Vaccination 'key to prevent pneumococcal diseases'
Riyadh, October 10, 2012
Experts have emphasised the role of vaccination in preventing the risk of contracting pneumococcal diseases by adults over the age of 50.
World class experts from the fields of research, diagnosis, treatment and prevention of pneumococcal disease from across Africa and the Middle East discussed the unmet need for pneumococcal disease prevention at the Africa & Middle East Adult Pneumococcal Summit, held in Abu Dhabi recently.
Pneumococcal disease describes a group of illnesses caused by the bacterium Streptococcus pneumoniae (S. pneumoniae). It remains a serious condition associated with high morbidity and mortality causing approximately 1.6 million deaths a year globally and is a leading cause of meningitis and blood infection, two types of invasive pneumococcal disease.
According to recent data, people with chronic heart disease are six times more likely to develop invasive pneumococcal disease than healthy people and people with type 2 diabetes are four times more likely to develop pneumococcal disease than people without it, a statement said.
This news is especially relevant in Saudi Arabia, where cardiovascular disease and diabetes mellitus rates are a major public health problem, it said.
Age is an important risk factor for pneumococcal disease, placing millions of adults at risk worldwide.
The summit felt vaccination is an important component in advancing pneumococcal disease prevention in the adult population, the statement said.
“As healthcare professionals, we have a pivotal role to play in preventing pneumococcal disease mortalities and morbidity, extending protection to as much of the population as possible, especially those above 50 years of age. As people age, their ability to fight infection declines, increasing the risk of contracting serious disease, such as pneumococcal disease. The role of pneumococcal disease prevention is essential in a population with a high prevalence of risk factors, which is what we face in KSA,” said Dr Adel Fahad Alothman, assistant professor, College of Medicine, KSAU-HS, head of infectious diseases division KAMC Riyadh.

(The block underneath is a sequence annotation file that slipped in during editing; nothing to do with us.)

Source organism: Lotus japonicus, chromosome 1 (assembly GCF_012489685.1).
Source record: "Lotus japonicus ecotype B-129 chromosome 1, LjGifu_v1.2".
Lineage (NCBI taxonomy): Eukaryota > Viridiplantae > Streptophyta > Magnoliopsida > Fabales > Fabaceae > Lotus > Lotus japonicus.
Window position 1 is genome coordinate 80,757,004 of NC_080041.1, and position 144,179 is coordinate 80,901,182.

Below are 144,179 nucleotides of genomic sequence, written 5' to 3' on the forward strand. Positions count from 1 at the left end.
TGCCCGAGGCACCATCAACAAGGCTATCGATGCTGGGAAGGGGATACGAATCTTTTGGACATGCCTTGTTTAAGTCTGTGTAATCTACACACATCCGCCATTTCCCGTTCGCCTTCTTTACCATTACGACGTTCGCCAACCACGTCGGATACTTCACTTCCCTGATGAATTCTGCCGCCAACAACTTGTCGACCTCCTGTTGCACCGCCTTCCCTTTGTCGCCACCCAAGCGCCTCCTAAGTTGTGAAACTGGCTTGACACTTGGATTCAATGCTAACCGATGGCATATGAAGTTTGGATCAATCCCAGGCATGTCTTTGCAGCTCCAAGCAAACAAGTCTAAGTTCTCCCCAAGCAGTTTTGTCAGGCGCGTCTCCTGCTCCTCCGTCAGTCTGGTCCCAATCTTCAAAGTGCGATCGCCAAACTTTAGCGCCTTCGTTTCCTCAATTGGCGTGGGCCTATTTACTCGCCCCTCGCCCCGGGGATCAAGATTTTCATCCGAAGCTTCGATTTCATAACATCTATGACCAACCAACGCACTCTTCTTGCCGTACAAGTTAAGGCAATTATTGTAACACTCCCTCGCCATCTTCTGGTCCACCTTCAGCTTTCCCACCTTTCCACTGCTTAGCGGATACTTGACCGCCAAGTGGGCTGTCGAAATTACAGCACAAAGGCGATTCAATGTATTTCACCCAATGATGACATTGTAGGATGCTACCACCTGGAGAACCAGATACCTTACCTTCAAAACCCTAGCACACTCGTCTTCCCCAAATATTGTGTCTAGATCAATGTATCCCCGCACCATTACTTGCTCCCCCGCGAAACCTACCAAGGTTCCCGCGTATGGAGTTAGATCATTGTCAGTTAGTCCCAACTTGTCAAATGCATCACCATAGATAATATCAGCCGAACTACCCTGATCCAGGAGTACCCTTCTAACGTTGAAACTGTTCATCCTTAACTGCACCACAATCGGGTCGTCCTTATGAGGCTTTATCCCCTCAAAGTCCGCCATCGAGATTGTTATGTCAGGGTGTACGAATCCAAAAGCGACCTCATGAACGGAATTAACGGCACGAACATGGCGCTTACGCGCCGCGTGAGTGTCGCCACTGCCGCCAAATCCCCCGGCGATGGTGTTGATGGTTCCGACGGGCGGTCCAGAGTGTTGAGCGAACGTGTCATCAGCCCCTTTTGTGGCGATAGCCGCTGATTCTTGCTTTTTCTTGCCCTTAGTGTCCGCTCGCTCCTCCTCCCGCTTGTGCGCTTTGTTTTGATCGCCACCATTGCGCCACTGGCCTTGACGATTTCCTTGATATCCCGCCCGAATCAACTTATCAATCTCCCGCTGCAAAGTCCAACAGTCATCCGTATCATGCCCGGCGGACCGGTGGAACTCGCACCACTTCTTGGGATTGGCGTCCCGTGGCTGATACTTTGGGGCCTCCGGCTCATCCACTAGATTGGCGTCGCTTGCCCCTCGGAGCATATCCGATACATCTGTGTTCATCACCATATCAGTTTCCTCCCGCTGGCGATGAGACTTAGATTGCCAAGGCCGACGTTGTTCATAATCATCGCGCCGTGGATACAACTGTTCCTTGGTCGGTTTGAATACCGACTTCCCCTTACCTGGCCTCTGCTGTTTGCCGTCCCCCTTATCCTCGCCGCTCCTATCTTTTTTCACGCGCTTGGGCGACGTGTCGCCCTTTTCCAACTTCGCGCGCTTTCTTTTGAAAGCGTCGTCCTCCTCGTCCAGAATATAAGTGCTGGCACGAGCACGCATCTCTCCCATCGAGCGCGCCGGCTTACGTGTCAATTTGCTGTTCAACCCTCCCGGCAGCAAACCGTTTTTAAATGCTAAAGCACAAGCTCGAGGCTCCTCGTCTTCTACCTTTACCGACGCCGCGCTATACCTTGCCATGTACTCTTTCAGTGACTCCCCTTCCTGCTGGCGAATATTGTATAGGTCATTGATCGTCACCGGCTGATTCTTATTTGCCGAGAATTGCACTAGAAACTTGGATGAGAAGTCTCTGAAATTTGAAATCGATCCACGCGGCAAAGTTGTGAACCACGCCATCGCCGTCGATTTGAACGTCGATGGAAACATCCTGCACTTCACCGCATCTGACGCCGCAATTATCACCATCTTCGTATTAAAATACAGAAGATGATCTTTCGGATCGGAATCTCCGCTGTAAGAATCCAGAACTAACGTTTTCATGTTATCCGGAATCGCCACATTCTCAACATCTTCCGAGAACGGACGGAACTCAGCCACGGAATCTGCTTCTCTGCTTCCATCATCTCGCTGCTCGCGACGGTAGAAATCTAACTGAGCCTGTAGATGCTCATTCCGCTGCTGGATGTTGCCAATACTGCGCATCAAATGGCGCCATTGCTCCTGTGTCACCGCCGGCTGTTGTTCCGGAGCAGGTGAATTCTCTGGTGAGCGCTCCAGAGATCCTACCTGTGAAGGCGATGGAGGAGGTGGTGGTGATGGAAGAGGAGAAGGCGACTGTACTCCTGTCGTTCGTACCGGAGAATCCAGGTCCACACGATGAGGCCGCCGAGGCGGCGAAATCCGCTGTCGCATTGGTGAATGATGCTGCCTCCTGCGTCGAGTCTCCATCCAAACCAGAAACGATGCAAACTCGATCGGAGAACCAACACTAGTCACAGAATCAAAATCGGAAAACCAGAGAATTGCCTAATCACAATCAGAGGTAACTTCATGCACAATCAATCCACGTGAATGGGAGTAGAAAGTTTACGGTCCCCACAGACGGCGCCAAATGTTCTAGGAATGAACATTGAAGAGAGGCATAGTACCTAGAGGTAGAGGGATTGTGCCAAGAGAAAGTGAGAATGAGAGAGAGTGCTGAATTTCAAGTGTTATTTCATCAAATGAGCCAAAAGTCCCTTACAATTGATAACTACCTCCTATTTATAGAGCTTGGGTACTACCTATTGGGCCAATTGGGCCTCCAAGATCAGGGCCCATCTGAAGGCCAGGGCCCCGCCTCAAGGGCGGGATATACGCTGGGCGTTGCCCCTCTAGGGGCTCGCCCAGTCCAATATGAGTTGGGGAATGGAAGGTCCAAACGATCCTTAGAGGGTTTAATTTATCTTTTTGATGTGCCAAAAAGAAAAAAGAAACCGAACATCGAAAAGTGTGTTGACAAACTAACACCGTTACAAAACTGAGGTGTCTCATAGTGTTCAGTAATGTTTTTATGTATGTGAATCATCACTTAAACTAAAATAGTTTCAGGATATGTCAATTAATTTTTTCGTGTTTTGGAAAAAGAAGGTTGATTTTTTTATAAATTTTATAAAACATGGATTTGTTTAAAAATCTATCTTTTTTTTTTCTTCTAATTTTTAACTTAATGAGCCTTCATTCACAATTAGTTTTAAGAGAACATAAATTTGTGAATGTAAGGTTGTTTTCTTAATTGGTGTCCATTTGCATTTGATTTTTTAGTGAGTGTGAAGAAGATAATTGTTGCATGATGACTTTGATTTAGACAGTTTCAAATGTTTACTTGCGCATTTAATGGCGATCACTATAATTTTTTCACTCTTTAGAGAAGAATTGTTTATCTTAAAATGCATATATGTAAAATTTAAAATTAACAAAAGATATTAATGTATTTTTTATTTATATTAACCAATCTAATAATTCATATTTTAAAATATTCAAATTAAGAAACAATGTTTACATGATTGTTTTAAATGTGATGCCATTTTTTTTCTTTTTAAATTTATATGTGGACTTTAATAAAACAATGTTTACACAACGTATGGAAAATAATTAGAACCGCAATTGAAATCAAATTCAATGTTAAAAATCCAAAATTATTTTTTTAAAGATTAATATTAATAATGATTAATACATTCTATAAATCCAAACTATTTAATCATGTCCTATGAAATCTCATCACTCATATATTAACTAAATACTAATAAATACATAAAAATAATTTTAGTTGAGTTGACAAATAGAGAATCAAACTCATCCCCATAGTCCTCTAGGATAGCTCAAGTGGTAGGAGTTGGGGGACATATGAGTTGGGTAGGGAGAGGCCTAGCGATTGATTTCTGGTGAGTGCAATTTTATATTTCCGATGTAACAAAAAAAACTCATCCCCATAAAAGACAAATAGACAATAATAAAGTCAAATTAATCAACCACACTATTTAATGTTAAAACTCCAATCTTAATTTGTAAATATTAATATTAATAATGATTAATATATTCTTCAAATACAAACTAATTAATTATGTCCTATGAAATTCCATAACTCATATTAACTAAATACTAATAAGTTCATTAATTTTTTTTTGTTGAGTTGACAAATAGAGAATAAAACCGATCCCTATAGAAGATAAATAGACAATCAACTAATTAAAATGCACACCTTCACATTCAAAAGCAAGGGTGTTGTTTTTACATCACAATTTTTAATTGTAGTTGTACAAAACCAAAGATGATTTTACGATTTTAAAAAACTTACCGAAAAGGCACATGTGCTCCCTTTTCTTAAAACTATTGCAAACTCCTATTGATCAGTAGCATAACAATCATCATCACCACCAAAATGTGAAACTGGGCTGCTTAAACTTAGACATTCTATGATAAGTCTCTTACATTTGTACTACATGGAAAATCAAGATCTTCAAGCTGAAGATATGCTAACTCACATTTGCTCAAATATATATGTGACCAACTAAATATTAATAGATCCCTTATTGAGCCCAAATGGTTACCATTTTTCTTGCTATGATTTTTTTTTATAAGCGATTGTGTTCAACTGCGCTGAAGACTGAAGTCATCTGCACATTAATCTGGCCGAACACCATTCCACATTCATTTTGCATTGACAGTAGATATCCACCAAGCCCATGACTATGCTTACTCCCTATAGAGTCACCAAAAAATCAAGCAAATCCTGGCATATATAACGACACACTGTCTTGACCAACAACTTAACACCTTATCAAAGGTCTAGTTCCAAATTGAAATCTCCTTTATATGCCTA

“In addressing the burden of pneumococcal disease, epidemiology and the impact of disease in adults have been examined extensively. Vaccination is recognized by the World Health Organization as one of the most cost-effective health interventions, as it is with invasive pneumococcal disease. People suffering with diabetes mellitus, cardiovascular disease and chronic lung diseases and the over 50s population are encouraged to protect their health against invasive pneumococcal disease and prevention is the most effective protection ,” added Dr Alothman.
By leveraging vaccination, we can fight the burden of disease and help provide adults over 50 with a new preventive health option at a crucial stage of their lives, said Dr Alothman.
In Saudi Arabia, following the approval of the Ministry of Health, Pfizer has now launched the adult indication of its pneumococcal conjugate vaccine (PCV), against invasive pneumococcal disease for adults age 50 years and older. To support optimal outcomes for patients and reduce the burden of disease, regional experts at the summit examined the potential impact of pneumococcal conjugate vaccines (PCVs). – TradeArabia News Service